Can I just add here that many people consider long-distance Off-Peak Singles bad value, as Off-Peak Returns are nearly always priced a few pence or £1 more (this is certainly the case on the Manchester to London route).

If you are making a return trip and were considering the Off-Peak Single, then buy the Off-Peak Return.

If you are making a single trip but want the flexibility of an Off-Peak Single, you can get it almost half price by buying it from www.virgintrains.co.uk, searching for a return trip with your outward leg as the day/time you want to travel (choose the Off-Peak Single here) and the return leg as a late-night train around the end of August - select the cheapest Advance fare you can find for this and just throw it away.
 

bkhtele

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Does groupsave apply to this journey and would this work for the op, it would avoid the need for the rail card, although if they are going to make several journeys as a family a family rail card may be better?

I would avoid advance tickets as plane could easily be delayed. Flexible tickets allow you to book seats on a specific train and if you want to travel on another that is allowed without penalty should your travel arrangements change.
 
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hairyhandedfool

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Does groupsave apply to this journey and would this work for the op....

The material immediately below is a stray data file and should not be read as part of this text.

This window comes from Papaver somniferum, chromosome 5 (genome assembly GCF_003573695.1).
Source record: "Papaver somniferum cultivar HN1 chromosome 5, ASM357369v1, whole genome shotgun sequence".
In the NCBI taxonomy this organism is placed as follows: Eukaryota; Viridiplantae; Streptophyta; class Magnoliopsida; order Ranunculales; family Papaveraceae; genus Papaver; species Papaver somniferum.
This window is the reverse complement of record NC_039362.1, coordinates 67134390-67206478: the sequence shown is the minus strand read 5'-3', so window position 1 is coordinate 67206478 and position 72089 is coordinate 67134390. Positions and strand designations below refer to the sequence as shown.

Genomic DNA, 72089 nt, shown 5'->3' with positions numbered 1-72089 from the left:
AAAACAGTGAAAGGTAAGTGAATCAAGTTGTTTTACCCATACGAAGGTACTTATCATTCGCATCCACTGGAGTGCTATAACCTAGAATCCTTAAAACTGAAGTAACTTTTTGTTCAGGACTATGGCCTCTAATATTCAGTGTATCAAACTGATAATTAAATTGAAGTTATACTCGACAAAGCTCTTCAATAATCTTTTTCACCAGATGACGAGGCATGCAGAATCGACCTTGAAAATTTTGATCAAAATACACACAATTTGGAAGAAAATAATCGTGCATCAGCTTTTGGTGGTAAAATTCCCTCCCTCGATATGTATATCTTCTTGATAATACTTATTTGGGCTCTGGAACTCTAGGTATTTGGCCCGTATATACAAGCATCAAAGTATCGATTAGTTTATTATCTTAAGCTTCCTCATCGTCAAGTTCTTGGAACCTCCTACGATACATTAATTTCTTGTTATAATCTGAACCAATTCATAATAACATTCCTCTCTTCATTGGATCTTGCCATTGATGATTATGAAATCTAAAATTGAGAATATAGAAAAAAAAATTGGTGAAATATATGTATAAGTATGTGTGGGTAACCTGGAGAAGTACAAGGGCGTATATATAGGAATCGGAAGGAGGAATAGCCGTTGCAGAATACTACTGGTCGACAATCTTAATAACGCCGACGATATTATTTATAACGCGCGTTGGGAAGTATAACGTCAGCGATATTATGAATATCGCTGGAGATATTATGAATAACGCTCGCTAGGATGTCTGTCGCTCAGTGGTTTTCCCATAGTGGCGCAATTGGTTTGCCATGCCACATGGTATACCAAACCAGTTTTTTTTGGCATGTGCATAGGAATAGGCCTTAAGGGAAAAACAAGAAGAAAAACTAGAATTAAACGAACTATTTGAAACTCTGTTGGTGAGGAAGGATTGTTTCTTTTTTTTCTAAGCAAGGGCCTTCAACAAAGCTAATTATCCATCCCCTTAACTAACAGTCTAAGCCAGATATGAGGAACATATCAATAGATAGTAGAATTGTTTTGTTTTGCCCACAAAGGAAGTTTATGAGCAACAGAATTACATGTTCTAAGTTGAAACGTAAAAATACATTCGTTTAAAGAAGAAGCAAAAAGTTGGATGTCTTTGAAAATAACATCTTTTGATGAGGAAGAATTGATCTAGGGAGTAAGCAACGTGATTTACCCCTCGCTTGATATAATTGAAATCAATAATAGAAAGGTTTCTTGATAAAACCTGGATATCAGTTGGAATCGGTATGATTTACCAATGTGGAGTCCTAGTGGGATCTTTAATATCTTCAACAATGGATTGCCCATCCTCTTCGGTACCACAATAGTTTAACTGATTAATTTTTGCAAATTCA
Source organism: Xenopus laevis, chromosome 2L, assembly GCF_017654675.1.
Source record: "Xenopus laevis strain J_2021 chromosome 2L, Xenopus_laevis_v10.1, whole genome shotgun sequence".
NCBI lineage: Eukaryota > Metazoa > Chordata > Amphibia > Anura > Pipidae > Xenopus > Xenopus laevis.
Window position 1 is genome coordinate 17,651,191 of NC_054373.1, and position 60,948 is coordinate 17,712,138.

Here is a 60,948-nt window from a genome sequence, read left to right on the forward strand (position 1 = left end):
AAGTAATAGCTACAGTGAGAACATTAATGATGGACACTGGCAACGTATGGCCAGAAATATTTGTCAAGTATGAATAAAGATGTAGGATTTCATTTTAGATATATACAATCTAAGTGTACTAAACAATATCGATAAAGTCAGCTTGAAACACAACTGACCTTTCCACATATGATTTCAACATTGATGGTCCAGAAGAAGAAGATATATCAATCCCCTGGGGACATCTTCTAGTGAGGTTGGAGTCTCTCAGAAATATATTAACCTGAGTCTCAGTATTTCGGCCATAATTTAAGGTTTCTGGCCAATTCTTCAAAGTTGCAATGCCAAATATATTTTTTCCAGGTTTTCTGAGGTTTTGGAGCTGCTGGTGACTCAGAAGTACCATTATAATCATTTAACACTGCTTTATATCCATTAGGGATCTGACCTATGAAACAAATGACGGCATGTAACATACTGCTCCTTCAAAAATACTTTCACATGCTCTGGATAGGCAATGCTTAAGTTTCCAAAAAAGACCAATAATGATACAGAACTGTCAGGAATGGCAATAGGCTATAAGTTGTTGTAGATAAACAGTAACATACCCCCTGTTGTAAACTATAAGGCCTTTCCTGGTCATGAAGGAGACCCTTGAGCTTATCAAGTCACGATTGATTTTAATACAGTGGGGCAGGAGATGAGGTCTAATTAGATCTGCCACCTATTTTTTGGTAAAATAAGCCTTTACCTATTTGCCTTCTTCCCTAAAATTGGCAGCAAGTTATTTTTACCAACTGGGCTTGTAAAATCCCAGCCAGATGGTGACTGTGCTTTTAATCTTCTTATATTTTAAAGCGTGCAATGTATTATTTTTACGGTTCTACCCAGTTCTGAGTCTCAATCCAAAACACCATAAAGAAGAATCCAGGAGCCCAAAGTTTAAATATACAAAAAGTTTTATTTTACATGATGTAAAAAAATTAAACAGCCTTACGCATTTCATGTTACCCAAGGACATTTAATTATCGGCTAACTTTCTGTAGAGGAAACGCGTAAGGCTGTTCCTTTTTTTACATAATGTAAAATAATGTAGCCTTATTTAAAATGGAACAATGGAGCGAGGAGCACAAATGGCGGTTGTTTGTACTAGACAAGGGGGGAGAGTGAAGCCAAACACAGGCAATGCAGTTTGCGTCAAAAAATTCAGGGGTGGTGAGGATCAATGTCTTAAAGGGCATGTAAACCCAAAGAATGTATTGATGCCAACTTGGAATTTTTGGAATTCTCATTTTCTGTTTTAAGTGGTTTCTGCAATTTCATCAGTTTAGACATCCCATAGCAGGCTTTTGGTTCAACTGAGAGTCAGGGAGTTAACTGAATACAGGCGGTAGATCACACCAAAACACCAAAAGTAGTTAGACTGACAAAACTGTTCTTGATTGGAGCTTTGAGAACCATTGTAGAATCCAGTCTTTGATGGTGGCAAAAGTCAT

Virgin Trains do not accept or offer Groupsave tickets, so any benefit from using Groupsave for any length of the trip down from Manchester would probably be countered by the lengthened journey time and changes of train.
 

cuccir

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I would avoid advance tickets as plane could easily be delayed. Flexible tickets allow you to book seats on a specific train and if you want to travel on another that is allowed without penalty should your travel arrangements change.

Although as jeanniehk is travelling to London two days after her plane is scheduled to arrive, I'd hope that this wouldn't be a problem ;)
 

lyndhurst25

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For an overseas resident wanting to travel Manchester to London and then to visit places like Windsor, Oxford, Stratford upon Avon then it may be worth looking at getting a BritRail pass. See www.britrail.com. BritRail passes don't cover the London Underground though so you'll still need to buy Travelcards.

(I've just noticed that Isle of Man residents are entitled to buy BritRail passes! Forum members discuss....);)